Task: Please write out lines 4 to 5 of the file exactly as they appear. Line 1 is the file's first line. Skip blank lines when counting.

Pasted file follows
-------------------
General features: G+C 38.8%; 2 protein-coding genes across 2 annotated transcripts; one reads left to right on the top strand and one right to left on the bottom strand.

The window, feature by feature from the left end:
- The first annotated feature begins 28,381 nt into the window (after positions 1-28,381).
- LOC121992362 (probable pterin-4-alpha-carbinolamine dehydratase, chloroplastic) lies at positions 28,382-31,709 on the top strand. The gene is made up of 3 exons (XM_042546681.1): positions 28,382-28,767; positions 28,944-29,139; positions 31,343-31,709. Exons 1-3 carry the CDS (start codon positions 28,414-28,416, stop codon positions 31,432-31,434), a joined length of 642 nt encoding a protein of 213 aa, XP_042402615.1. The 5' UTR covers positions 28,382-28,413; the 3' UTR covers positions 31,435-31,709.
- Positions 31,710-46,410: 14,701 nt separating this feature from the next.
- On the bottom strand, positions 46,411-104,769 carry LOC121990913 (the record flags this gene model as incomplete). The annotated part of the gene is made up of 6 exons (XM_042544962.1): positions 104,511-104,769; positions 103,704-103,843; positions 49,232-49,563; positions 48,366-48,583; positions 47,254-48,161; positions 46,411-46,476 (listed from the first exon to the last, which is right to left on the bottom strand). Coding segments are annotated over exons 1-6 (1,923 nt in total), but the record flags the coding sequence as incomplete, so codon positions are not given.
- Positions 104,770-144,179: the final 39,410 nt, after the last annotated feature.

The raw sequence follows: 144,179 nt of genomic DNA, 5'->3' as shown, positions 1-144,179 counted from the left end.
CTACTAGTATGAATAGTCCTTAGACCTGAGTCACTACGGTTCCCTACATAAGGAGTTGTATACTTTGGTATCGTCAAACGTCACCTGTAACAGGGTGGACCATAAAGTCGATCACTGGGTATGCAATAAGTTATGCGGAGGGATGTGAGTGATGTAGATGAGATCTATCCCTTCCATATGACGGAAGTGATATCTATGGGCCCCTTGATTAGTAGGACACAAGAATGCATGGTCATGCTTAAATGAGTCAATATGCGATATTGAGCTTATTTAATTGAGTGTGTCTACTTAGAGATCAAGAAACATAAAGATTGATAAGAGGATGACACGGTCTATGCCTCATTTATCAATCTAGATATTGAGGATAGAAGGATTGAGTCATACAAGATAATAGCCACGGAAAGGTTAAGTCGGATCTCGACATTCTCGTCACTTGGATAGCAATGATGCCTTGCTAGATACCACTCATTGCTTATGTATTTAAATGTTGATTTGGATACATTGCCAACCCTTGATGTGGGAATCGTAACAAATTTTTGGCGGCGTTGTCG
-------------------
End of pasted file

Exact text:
- LOC121992362 (probable pterin-4-alpha-carbinolamine dehydratase, chloroplastic) lies at positions 28,382-31,709 on the top strand. The gene is made up of 3 exons (XM_042546681.1): positions 28,382-28,767; positions 28,944-29,139; positions 31,343-31,709. Exons 1-3 carry the CDS (start codon positions 28,414-28,416, stop codon positions 31,432-31,434), a joined length of 642 nt encoding a protein of 213 aa, XP_042402615.1. The 5' UTR covers positions 28,382-28,413; the 3' UTR covers positions 31,435-31,709.
- Positions 31,710-46,410: 14,701 nt separating this feature from the next.